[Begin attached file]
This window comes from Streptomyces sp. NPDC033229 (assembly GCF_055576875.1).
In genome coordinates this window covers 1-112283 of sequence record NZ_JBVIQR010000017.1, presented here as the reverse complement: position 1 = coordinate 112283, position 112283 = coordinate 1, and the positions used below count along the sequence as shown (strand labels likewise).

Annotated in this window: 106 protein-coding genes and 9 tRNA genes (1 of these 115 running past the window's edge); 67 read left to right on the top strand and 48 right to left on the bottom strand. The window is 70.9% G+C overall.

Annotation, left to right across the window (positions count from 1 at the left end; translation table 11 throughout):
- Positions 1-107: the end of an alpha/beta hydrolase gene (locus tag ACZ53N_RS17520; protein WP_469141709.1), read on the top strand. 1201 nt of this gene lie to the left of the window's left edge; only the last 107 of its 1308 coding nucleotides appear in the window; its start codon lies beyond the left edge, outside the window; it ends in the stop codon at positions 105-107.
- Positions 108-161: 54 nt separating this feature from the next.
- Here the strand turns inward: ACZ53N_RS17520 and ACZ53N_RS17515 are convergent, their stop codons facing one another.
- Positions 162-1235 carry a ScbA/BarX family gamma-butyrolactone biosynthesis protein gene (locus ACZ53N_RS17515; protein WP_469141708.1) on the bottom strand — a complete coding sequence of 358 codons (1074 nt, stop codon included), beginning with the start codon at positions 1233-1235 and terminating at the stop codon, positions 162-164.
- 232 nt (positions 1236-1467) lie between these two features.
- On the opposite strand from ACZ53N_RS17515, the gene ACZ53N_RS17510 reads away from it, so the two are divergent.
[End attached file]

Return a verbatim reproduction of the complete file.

This window comes from Streptomyces sp. NPDC033229 (assembly GCF_055576875.1).
In genome coordinates this window covers 1-112283 of sequence record NZ_JBVIQR010000017.1, presented here as the reverse complement: position 1 = coordinate 112283, position 112283 = coordinate 1, and the positions used below count along the sequence as shown (strand labels likewise).

Annotated in this window: 106 protein-coding genes and 9 tRNA genes (1 of these 115 running past the window's edge); 67 read left to right on the top strand and 48 right to left on the bottom strand. The window is 70.9% G+C overall.

Annotation, left to right across the window (positions count from 1 at the left end; translation table 11 throughout):
- Positions 1-107: the end of an alpha/beta hydrolase gene (locus tag ACZ53N_RS17520; protein WP_469141709.1), read on the top strand. 1201 nt of this gene lie to the left of the window's left edge; only the last 107 of its 1308 coding nucleotides appear in the window; its start codon lies beyond the left edge, outside the window; it ends in the stop codon at positions 105-107.
- Positions 108-161: 54 nt separating this feature from the next.
- Here the strand turns inward: ACZ53N_RS17520 and ACZ53N_RS17515 are convergent, their stop codons facing one another.
- Positions 162-1235 carry a ScbA/BarX family gamma-butyrolactone biosynthesis protein gene (locus ACZ53N_RS17515; protein WP_469141708.1) on the bottom strand — a complete coding sequence of 358 codons (1074 nt, stop codon included), beginning with the start codon at positions 1233-1235 and terminating at the stop codon, positions 162-164.
- 232 nt (positions 1236-1467) lie between these two features.
- On the opposite strand from ACZ53N_RS17515, the gene ACZ53N_RS17510 reads away from it, so the two are divergent.